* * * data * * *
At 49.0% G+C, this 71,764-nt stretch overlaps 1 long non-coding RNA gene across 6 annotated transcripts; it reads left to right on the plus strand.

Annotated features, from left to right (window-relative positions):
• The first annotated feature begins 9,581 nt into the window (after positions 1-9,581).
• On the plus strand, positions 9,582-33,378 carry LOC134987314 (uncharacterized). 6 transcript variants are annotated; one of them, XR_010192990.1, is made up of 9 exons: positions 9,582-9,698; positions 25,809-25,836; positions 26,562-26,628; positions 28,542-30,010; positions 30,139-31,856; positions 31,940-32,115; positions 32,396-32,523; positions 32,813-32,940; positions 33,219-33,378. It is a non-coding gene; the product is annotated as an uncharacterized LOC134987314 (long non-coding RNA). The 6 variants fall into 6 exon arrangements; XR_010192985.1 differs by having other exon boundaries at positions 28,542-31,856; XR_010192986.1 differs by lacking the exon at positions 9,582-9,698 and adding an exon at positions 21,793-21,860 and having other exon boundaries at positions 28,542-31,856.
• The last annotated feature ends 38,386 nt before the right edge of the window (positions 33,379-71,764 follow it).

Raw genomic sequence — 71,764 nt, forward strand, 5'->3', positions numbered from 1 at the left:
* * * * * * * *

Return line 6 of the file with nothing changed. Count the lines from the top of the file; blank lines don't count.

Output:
Raw genomic sequence — 71,764 nt, forward strand, 5'->3', positions numbered from 1 at the left: